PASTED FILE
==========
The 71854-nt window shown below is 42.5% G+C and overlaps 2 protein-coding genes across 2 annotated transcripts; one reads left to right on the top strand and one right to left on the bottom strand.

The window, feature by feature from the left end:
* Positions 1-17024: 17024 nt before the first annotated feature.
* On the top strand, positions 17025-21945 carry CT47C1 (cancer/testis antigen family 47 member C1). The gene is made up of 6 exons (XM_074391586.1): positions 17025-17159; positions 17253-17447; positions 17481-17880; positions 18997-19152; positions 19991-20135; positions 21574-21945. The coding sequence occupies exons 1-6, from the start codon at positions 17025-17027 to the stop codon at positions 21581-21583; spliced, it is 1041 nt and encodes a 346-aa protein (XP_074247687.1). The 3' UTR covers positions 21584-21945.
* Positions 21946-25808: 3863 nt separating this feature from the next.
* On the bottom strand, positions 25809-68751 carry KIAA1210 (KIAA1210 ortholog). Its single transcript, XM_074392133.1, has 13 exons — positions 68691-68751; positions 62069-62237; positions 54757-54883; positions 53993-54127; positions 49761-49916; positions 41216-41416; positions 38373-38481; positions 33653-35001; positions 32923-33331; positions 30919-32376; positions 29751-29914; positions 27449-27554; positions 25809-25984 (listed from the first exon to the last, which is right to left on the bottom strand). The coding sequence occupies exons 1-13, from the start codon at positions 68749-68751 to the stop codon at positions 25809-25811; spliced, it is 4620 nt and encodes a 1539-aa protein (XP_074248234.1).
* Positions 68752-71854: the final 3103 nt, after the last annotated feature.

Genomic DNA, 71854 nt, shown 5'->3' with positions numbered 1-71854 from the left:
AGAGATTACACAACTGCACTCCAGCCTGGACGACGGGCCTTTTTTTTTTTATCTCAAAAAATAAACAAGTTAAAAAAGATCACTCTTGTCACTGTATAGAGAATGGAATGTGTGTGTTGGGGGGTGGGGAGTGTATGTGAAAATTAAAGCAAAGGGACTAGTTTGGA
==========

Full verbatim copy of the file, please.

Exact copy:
The 71854-nt window shown below is 42.5% G+C and overlaps 2 protein-coding genes across 2 annotated transcripts; one reads left to right on the top strand and one right to left on the bottom strand.

The window, feature by feature from the left end:
* Positions 1-17024: 17024 nt before the first annotated feature.
* On the top strand, positions 17025-21945 carry CT47C1 (cancer/testis antigen family 47 member C1). The gene is made up of 6 exons (XM_074391586.1): positions 17025-17159; positions 17253-17447; positions 17481-17880; positions 18997-19152; positions 19991-20135; positions 21574-21945. The coding sequence occupies exons 1-6, from the start codon at positions 17025-17027 to the stop codon at positions 21581-21583; spliced, it is 1041 nt and encodes a 346-aa protein (XP_074247687.1). The 3' UTR covers positions 21584-21945.
* Positions 21946-25808: 3863 nt separating this feature from the next.
* On the bottom strand, positions 25809-68751 carry KIAA1210 (KIAA1210 ortholog). Its single transcript, XM_074392133.1, has 13 exons — positions 68691-68751; positions 62069-62237; positions 54757-54883; positions 53993-54127; positions 49761-49916; positions 41216-41416; positions 38373-38481; positions 33653-35001; positions 32923-33331; positions 30919-32376; positions 29751-29914; positions 27449-27554; positions 25809-25984 (listed from the first exon to the last, which is right to left on the bottom strand). The coding sequence occupies exons 1-13, from the start codon at positions 68749-68751 to the stop codon at positions 25809-25811; spliced, it is 4620 nt and encodes a 1539-aa protein (XP_074248234.1).
* Positions 68752-71854: the final 3103 nt, after the last annotated feature.

Genomic DNA, 71854 nt, shown 5'->3' with positions numbered 1-71854 from the left:
AGAGATTACACAACTGCACTCCAGCCTGGACGACGGGCCTTTTTTTTTTTATCTCAAAAAATAAACAAGTTAAAAAAGATCACTCTTGTCACTGTATAGAGAATGGAATGTGTGTGTTGGGGGGTGGGGAGTGTATGTGAAAATTAAAGCAAAGGGACTAGTTTGGA